The NYT Finally Wakes Up

The New York Times is finally realizing that this whole Middle East/democracy thing isn’t so bad afterall:

Still, this has so far been a year of heartening surprises – each one remarkable in itself, and taken together truly astonishing. The Bush administration is entitled to claim a healthy share of the credit for many of these advances. It boldly proclaimed the cause of Middle East democracy at a time when few in the West thought it had any realistic chance. And for all the negative consequences that flowed from the American invasion of Iraq, there could have been no democratic elections there this January if Saddam Hussein had still been in power. Washington’s challenge now lies in finding ways to nurture and encourage these still fragile trends without smothering them in a triumphalist embrace.

This was a New York Times editorial.

At this point I fully expect for cats and dogs to sleep together, for pigs to suddenly take flight, and to see an evil version of Mr. Spock walking around. The laws of the universe have just been irrevokably shattered here.

What this also indicates is that those dreaded “imperalist” neocons just so happened to be right afterall. The events transpiring in Lebanon, Egypt, Palestine, and elsewhere would not have happened had Sadddam Hussein been in power. Bush’s Middle East policies are routinely accused of being abject failures — but would the Lebanese people have stood united against Syria if they thought Syria would once again play by the Hama rules? Would Mahmoud Abbas be willing to rid Palestine of Arafat’s cronies had Bush played by his predecessors rules and treated Arafat like an honored statement rather than a terrorist? Would the latest movement towards Middle East peace have happened when Saddam Hussein was still using his blood money to fuel the fires of the conflict between the Israelis and the Palestinians.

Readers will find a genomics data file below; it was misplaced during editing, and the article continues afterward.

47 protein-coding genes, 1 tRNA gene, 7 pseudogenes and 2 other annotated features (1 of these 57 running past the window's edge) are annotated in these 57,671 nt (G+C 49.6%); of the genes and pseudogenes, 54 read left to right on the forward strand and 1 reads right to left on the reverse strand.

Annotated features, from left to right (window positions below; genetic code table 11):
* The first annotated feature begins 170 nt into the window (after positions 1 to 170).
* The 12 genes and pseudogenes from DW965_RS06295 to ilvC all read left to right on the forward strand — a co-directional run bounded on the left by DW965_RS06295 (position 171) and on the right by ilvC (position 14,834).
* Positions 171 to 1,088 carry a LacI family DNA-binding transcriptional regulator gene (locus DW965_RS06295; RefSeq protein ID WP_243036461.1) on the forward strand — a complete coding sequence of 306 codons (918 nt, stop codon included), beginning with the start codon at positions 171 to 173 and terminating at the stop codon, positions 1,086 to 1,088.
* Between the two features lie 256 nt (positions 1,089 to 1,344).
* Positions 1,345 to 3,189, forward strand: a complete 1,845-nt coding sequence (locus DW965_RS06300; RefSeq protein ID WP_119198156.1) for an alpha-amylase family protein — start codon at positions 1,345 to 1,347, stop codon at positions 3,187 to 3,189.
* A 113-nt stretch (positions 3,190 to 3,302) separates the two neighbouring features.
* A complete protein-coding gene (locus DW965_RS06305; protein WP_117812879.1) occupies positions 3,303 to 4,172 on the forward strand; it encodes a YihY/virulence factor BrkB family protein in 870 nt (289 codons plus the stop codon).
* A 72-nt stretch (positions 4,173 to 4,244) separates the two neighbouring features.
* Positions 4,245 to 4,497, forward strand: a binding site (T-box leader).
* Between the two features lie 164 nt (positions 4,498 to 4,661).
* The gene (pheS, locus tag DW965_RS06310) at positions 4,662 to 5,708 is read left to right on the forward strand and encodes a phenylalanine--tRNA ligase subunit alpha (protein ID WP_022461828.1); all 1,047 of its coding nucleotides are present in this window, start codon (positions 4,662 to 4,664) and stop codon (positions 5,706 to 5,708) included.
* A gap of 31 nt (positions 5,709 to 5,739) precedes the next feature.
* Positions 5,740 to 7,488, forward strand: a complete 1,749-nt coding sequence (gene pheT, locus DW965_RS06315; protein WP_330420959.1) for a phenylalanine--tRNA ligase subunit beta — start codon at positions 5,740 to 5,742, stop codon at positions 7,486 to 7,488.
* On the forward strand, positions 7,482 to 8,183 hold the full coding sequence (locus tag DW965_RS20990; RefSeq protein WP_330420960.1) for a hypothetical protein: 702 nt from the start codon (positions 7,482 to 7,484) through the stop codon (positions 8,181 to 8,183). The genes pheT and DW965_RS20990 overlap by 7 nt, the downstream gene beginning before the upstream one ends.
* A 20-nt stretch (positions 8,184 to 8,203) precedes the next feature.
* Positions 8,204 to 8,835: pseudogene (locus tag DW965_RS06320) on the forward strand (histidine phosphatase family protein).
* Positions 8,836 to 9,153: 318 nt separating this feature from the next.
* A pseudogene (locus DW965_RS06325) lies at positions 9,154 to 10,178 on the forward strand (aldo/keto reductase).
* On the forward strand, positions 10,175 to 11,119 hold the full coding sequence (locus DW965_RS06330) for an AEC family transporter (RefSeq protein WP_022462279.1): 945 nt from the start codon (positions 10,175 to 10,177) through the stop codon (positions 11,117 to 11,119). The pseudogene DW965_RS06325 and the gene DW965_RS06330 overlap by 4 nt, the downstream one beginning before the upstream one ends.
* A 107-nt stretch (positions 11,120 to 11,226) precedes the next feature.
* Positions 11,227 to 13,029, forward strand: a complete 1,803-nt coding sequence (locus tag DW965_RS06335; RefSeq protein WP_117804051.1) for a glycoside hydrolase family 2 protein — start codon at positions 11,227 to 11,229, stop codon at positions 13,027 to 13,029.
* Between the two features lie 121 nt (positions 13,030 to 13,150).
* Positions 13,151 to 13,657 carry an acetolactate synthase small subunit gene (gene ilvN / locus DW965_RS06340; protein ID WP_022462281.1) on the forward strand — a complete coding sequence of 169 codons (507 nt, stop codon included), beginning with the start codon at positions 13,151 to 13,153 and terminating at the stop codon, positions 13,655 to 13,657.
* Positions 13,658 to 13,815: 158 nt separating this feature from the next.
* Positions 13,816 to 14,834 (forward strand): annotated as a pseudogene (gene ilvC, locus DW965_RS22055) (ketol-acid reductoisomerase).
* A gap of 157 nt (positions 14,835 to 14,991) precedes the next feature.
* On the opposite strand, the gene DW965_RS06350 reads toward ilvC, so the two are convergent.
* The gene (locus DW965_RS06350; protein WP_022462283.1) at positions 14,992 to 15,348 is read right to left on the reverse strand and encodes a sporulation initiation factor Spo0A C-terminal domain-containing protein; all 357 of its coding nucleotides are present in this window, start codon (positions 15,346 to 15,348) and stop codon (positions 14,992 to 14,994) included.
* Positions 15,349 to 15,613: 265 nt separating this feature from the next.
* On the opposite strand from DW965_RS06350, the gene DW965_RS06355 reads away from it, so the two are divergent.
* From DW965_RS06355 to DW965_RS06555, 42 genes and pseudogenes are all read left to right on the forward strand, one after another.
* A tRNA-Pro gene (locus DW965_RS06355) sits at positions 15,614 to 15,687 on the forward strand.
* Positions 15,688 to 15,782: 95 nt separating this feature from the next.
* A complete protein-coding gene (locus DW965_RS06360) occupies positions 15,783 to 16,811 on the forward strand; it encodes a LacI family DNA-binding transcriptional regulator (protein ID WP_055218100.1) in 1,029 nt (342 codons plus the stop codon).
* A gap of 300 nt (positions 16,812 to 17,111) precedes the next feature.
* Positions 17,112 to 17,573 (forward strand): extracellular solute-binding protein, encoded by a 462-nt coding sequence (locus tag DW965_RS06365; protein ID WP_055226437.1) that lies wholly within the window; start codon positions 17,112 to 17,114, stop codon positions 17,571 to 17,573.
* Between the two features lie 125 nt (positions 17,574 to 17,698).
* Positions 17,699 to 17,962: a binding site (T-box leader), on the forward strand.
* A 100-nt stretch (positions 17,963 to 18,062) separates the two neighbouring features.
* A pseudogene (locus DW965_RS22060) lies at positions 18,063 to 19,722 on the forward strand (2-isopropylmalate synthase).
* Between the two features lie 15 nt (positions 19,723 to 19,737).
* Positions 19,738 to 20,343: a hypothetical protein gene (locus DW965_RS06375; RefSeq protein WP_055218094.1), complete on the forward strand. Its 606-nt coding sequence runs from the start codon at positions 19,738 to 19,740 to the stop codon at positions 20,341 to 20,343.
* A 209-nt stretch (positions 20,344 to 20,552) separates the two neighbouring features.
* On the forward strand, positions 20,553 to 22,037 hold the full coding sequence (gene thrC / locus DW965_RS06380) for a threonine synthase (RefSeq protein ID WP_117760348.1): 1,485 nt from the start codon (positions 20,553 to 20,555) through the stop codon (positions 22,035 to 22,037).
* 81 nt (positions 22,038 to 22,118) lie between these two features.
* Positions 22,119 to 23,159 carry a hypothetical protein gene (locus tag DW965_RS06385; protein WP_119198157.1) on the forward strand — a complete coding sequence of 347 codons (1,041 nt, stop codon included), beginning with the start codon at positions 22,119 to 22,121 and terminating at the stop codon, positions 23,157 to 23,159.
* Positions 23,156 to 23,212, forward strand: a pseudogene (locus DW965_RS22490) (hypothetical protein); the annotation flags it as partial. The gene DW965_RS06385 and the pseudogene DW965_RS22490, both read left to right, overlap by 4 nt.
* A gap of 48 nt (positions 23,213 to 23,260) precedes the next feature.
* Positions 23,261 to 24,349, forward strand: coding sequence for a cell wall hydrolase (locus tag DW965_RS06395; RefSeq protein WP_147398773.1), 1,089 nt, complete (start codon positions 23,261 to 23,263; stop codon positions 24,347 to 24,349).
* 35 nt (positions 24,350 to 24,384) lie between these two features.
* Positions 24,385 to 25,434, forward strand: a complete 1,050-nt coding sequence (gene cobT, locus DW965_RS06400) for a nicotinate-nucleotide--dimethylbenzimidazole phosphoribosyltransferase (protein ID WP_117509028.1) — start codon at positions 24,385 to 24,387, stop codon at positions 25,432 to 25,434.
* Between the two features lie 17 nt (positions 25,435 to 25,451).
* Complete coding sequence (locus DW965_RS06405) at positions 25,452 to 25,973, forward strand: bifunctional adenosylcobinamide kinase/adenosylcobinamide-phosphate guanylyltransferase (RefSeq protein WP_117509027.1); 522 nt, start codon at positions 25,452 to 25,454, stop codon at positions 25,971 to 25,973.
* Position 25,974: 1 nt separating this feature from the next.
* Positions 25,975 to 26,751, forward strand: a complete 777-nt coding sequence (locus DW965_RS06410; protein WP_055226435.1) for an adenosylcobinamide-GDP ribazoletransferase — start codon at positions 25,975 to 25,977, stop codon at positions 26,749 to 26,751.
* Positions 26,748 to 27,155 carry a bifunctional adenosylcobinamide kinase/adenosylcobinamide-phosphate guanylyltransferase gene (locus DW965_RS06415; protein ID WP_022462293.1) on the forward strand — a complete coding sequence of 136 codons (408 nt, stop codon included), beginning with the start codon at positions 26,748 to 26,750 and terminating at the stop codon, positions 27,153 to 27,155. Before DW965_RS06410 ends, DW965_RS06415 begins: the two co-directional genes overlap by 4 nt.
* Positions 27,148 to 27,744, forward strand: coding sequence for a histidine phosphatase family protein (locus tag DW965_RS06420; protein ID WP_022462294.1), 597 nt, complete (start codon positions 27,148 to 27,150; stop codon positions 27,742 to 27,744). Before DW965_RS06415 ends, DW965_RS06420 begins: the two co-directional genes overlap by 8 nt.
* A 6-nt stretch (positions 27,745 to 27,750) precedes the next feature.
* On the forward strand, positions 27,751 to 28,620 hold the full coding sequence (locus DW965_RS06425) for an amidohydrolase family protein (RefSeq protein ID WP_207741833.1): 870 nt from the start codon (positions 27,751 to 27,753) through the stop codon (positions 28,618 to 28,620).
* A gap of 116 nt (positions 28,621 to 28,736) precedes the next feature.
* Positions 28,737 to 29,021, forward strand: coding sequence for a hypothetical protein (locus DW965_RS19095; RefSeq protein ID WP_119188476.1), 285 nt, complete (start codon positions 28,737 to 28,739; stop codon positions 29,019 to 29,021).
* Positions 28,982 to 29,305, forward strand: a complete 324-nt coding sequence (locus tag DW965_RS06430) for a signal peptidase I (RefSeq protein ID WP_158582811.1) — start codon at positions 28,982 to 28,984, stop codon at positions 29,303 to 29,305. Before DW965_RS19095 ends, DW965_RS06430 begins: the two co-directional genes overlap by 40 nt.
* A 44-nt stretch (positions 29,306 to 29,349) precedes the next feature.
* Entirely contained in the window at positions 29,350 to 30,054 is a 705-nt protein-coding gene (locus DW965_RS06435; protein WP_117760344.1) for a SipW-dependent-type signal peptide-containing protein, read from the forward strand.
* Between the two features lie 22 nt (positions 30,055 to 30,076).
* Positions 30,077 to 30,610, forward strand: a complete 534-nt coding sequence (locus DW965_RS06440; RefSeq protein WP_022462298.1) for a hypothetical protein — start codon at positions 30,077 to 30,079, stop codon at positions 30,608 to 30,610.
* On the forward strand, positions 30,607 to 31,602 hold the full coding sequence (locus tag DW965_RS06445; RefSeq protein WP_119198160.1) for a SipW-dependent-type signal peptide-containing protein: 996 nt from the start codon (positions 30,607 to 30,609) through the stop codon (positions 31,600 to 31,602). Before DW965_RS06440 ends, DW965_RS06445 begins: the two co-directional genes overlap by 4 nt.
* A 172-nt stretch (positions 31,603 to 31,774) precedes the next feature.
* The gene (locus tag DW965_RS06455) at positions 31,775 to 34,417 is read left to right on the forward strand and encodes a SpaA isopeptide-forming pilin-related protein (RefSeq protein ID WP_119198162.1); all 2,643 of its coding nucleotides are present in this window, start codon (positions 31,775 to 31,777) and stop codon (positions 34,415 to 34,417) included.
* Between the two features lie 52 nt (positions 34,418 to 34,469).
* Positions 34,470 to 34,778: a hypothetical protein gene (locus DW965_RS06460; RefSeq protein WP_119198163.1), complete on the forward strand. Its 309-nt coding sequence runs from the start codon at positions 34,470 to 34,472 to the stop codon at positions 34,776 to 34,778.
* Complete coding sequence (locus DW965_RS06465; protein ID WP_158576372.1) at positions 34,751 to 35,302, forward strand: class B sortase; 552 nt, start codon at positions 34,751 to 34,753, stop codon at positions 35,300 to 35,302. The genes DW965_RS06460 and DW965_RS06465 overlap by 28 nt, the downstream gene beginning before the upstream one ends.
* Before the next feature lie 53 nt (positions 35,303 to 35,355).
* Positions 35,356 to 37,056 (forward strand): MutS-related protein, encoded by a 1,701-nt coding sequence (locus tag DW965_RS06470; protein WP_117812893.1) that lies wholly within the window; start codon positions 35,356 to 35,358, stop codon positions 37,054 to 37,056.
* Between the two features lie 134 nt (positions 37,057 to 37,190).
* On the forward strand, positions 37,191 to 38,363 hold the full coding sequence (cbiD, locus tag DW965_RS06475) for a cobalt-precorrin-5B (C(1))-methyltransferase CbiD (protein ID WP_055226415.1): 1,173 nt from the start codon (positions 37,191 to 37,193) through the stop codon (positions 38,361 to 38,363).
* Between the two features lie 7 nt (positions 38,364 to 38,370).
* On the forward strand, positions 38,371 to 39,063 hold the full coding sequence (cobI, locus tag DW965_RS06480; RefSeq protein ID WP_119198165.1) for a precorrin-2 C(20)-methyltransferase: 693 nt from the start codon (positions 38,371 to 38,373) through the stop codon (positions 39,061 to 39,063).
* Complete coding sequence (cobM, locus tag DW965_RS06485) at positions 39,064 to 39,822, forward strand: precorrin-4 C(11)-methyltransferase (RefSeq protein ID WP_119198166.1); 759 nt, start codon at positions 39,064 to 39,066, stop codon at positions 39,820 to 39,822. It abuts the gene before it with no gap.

Granted, Bush doesn’t deserve all the credit — if anything all he did was initiate the process. The people of the Middle East did the rest. Had the Iraqi gamble not paid off and the terrorists been able to keep the Iraqi people cowering in fear rather than going to the polls, the world would likely not be in the same position it is now. However, the Iraqi people seized the opportunity given to them, and like the fall of the Berlin Wall, began a process of transformation that will have profound effects on the region and the world.

President Bush has challenged our nation and the rest of the world to join him on an ambitious effort to instill democratic values worldwide. This effort will take a great deal of time and effort, and the process will not always be smooth. Like any time of transition, there will be setbacks and opposition from those who oppose the values of democracy and tolerance. The horrifying car bomb attack in Hilla, Iraq serves as a reminder that the price of democracy is often high.

However, when even the editorial board of The New York Times is celebrating a newfound sense of hope in the Middle East, one can be sure that the events in the Middle East are nothing less than revolutionary. There is much work to be done to ensure that the Middle East doesn’t lapse back into a state of illiberal democracy in which elections serve as a cover for the same old autocracy and fundamentalism. However, we have already seen what the President calls the “transformational power of liberty” bring down an Iron Curtain — human nature tells us that once the concept of freedom takes root, the effects it has can be nothing less than extraordinary.

8 thoughts on “The NYT Finally Wakes Up